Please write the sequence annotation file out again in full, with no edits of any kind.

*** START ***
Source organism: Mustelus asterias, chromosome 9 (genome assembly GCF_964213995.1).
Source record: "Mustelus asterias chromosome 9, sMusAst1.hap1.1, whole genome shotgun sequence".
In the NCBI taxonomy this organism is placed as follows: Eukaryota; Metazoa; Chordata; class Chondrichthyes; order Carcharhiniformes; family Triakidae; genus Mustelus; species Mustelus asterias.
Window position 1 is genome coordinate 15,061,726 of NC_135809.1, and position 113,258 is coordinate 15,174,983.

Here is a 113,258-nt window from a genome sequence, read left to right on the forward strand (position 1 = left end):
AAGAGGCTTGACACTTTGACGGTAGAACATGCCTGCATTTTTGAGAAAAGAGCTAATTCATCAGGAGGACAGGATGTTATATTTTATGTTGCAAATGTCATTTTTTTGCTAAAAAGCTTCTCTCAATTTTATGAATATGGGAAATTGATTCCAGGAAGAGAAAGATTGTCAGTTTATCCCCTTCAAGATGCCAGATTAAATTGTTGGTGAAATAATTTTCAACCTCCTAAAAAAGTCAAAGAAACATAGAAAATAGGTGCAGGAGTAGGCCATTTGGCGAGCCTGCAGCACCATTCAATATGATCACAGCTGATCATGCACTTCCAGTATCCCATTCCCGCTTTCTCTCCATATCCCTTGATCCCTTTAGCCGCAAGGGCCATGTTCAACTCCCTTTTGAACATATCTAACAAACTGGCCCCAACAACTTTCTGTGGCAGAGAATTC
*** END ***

Source organism: Mustelus asterias, chromosome 9 (genome assembly GCF_964213995.1).
Source record: "Mustelus asterias chromosome 9, sMusAst1.hap1.1, whole genome shotgun sequence".
In the NCBI taxonomy this organism is placed as follows: Eukaryota; Metazoa; Chordata; class Chondrichthyes; order Carcharhiniformes; family Triakidae; genus Mustelus; species Mustelus asterias.
Window position 1 is genome coordinate 15,061,726 of NC_135809.1, and position 113,258 is coordinate 15,174,983.

Here is a 113,258-nt window from a genome sequence, read left to right on the forward strand (position 1 = left end):
AAGAGGCTTGACACTTTGACGGTAGAACATGCCTGCATTTTTGAGAAAAGAGCTAATTCATCAGGAGGACAGGATGTTATATTTTATGTTGCAAATGTCATTTTTTTGCTAAAAAGCTTCTCTCAATTTTATGAATATGGGAAATTGATTCCAGGAAGAGAAAGATTGTCAGTTTATCCCCTTCAAGATGCCAGATTAAATTGTTGGTGAAATAATTTTCAACCTCCTAAAAAAGTCAAAGAAACATAGAAAATAGGTGCAGGAGTAGGCCATTTGGCGAGCCTGCAGCACCATTCAATATGATCACAGCTGATCATGCACTTCCAGTATCCCATTCCCGCTTTCTCTCCATATCCCTTGATCCCTTTAGCCGCAAGGGCCATGTTCAACTCCCTTTTGAACATATCTAACAAACTGGCCCCAACAACTTTCTGTGGCAGAGAATTC